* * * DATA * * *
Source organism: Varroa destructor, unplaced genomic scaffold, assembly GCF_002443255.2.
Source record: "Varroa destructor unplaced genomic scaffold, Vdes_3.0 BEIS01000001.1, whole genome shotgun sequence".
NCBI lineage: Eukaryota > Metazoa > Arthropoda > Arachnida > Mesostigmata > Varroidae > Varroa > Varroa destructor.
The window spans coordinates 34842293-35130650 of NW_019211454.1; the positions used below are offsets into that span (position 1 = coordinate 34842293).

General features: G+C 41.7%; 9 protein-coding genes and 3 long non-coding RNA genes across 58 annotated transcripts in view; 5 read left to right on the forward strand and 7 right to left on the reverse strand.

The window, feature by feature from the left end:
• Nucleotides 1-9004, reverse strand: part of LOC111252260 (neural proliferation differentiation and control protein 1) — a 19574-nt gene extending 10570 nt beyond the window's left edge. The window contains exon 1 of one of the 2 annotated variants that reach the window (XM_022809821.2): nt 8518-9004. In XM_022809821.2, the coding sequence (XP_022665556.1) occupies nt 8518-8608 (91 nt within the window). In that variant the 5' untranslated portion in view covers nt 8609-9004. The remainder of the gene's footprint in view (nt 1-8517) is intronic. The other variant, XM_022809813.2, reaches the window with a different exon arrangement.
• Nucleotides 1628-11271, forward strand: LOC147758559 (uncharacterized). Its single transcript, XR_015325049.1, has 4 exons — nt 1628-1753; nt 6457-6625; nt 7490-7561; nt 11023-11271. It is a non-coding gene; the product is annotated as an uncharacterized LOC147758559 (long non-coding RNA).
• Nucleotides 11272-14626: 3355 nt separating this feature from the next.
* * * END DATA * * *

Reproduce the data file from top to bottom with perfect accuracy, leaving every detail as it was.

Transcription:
Source organism: Varroa destructor, unplaced genomic scaffold, assembly GCF_002443255.2.
Source record: "Varroa destructor unplaced genomic scaffold, Vdes_3.0 BEIS01000001.1, whole genome shotgun sequence".
NCBI lineage: Eukaryota > Metazoa > Arthropoda > Arachnida > Mesostigmata > Varroidae > Varroa > Varroa destructor.
The window spans coordinates 34842293-35130650 of NW_019211454.1; the positions used below are offsets into that span (position 1 = coordinate 34842293).

General features: G+C 41.7%; 9 protein-coding genes and 3 long non-coding RNA genes across 58 annotated transcripts in view; 5 read left to right on the forward strand and 7 right to left on the reverse strand.

The window, feature by feature from the left end:
• Nucleotides 1-9004, reverse strand: part of LOC111252260 (neural proliferation differentiation and control protein 1) — a 19574-nt gene extending 10570 nt beyond the window's left edge. The window contains exon 1 of one of the 2 annotated variants that reach the window (XM_022809821.2): nt 8518-9004. In XM_022809821.2, the coding sequence (XP_022665556.1) occupies nt 8518-8608 (91 nt within the window). In that variant the 5' untranslated portion in view covers nt 8609-9004. The remainder of the gene's footprint in view (nt 1-8517) is intronic. The other variant, XM_022809813.2, reaches the window with a different exon arrangement.
• Nucleotides 1628-11271, forward strand: LOC147758559 (uncharacterized). Its single transcript, XR_015325049.1, has 4 exons — nt 1628-1753; nt 6457-6625; nt 7490-7561; nt 11023-11271. It is a non-coding gene; the product is annotated as an uncharacterized LOC147758559 (long non-coding RNA).
• Nucleotides 11272-14626: 3355 nt separating this feature from the next.